The first hybrid shark ever discovered: the mating of the two species – local Australian black-tip shark with its global counterpart, the common black-tip – was an unprecedented discovery with implications for the entire shark world.
Hybrid sharks ‘evolution in action’
The world’s first hybrid sharks have been discovered off the Australian coast, scientists say.
Researchers found 57 of the new sharks along 1200 miles of coastline between New South Wales and Queensland, with the interbreeding possibly a response to climate change or fishing patterns.
The mating of the two species – local Australian black-tip shark with its global counterpart, the common black-tip – was an unprecedented discovery with implications for the entire shark world, said lead researcher Jess Morgan.
“It’s very surprising because no one’s ever seen shark hybrids before, this is not a common occurrence by any stretch of the imagination,” Morgan, from the University of Queensland, told AFP.
“This is evolution in action.”
Like its two parent species, the new shark is not considered dangerous – and scientists say there is no risk of the hybrids leading to a Jaws-style “mega-shark”.
The hybrids were found at five locations and identified using genetic testing and body measurements.
While the two parent black-tip species are closely related, they grow to different maximum sizes and are genetically distinct.
Colin Simfendorfer, a research partner from James Cook University, finding the hybrids was “very unusual”.
“Telling the hybrids is extremely difficult, which is why it has never been done before,” he told ABC Radio.
“It came very much out of leftfield. We didn’t think it was a possibility, but lo and behold there it was.”
Simfendorfer said hybrids were often sterile but there was evidence the new sharks have been breeding both with each other and with members of the separate black-tip species.
Surprisingly, he said, the hybrids are not the average size of the two interbred species but tend to be roughly the same length as one species or the other.
A Queensland marine scientist, Dr Jennifer Ovenden, told the Telegraph the sharks may be adapting to changes in the environment and other closely related sharks and rays may also be interbreeding.
“Wild hybrids are usually hard to find, so detecting hybrids and their offspring is extraordinary,” she said.
“Hybridisation could enable the sharks to adapt to environmental change as the smaller Australian black tip currently favours tropical waters in the north. The larger common black tip is more abundant in sub-tropical and temperate waters along the south-eastern Australian coastline.”
Asked whether there was any risk of a “mega-shark” developing, Simfendorfer said: “We don’t think there’s any issue with that at all. Both of these species we don’t consider a danger to humans. Given that they keep the same sort of morphology of one or other of the parents, we should see no visible change in terms of what we see out there in the ocean.”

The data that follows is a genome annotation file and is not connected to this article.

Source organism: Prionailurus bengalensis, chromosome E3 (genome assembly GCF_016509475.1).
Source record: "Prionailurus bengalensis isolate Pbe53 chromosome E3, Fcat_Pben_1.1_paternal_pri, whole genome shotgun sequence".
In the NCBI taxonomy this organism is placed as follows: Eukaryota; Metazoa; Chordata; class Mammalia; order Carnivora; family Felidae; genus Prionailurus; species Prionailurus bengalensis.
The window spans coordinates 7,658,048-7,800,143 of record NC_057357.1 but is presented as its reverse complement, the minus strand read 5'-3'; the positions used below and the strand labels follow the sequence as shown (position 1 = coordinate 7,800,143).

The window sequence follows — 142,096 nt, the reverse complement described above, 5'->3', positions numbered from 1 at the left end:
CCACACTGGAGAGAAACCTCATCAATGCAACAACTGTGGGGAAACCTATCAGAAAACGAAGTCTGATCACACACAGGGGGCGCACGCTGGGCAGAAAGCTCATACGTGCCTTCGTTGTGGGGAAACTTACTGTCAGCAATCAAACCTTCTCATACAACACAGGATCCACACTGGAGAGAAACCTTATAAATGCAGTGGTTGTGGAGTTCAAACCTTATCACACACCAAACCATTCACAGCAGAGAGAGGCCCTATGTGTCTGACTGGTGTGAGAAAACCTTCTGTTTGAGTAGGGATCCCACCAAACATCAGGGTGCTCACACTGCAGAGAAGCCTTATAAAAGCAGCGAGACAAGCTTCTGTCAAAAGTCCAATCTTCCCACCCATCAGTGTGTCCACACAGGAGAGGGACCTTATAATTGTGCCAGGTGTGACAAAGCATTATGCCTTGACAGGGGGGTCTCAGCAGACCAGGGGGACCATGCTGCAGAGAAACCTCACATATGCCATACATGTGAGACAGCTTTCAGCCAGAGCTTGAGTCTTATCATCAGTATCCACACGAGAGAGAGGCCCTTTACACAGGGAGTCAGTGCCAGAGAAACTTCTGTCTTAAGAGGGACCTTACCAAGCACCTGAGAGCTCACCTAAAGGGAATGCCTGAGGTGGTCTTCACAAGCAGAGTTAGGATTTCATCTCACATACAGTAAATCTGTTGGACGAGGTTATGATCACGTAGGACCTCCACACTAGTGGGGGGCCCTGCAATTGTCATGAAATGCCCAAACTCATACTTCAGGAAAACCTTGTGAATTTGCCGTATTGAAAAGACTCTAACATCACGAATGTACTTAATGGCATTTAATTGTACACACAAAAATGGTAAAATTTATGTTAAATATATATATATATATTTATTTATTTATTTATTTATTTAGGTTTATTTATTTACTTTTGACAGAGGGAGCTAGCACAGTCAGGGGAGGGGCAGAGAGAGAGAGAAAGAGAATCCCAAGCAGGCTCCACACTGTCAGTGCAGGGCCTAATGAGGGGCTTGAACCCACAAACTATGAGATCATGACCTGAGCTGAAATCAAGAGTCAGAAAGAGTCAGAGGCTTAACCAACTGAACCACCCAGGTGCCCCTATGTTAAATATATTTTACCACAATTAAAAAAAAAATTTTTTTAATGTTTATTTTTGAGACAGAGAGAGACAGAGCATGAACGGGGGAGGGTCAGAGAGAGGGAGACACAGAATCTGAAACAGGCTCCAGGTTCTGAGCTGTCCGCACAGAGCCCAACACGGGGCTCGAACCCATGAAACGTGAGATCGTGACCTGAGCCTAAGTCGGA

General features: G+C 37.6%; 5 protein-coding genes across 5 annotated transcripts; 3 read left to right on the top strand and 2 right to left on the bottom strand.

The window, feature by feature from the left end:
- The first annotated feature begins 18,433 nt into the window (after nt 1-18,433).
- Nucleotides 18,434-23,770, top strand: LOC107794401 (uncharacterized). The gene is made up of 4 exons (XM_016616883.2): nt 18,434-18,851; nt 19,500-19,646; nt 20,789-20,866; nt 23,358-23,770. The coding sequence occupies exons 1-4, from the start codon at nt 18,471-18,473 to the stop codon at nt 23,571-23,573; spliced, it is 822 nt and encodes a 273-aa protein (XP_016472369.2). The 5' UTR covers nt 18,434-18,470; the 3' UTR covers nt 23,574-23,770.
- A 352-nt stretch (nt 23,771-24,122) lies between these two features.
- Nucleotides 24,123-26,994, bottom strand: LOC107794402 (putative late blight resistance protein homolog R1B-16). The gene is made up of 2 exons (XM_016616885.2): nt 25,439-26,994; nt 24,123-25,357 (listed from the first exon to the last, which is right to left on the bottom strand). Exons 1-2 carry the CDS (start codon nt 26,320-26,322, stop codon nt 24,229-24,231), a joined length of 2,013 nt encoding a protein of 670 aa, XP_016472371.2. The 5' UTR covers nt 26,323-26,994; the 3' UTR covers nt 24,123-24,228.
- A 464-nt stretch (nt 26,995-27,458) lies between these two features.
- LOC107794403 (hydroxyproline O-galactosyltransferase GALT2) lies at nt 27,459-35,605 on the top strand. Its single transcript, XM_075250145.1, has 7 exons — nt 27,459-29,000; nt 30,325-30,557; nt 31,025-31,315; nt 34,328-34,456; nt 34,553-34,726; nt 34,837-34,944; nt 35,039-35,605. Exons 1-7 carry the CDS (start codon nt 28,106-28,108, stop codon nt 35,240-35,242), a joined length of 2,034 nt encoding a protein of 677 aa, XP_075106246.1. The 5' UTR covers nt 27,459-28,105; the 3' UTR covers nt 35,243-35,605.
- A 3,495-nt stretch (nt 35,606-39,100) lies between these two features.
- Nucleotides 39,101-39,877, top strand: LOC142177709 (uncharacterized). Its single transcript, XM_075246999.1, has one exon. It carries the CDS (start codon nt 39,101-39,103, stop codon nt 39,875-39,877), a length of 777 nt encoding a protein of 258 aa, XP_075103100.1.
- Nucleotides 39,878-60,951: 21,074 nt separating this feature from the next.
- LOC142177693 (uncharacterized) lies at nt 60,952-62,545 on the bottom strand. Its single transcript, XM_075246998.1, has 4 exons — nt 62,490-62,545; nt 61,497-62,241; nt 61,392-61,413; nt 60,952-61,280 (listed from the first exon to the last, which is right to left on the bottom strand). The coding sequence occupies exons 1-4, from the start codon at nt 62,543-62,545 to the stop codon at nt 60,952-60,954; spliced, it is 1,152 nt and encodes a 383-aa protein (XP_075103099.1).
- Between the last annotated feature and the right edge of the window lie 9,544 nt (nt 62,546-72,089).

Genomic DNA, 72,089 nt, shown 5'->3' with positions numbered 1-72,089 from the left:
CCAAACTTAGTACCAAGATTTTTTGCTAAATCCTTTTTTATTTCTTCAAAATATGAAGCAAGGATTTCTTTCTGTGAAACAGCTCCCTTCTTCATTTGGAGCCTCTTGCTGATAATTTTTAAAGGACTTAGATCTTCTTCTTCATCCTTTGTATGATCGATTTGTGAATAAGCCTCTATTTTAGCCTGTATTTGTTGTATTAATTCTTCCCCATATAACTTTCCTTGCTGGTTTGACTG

– © Fairfax NZ News
The Times of India
Climate change: Hybrid sharks mark survival strategy
PTI | Jan 4, 2012, 06.48AM IST
“Wild hybrids are usually hard to find, so detecting them and their offspring is extraordinary. To find 57 hybrids along 2000-km of coastline is unprecedented ,” she said.
Another researcher at the University of Queensland researcher, Jess Morgan, said it was unusual for sharks to breed in such a way. She said as sharks physically mate, it makes sure they do not hybridize with the wrong species.
The find was made during cataloguing work off Australia’s east coast when genetic testing showed certain sharks to be one species when physically they looked to be another. Colin Simpfendorfer of James Cook University’s Fishing and Fisheries Research Centre, said the results of this research show that we still have a lot to learn about these important ocean predators.
Voice of America
Some feared predators off the Australian coast appear to be adapting.
A team of Australian scientists says it has identified 57 sharks that appear to be the result of mating between two species, making them the first-ever hybrid sharks identified in the wild.
The scientists say the hybrid sharks are a combination of the common blacktip shark and the smaller Australian blacktip shark, which lives in warmer tropical waters near the coastline.
The researchers say the new, hybrid sharks live along a 200 kilometer stretch of Australia’s northeastern coast but have ventured more than 1,600 kilometers south, to cooler waters.
The scientists say they do not know for certain why the two species started interbreeding but suggest it may be an evolutionary process to adapt to climate change or pressures on their food supply.
The findings appear in the journal Conservation Genetics.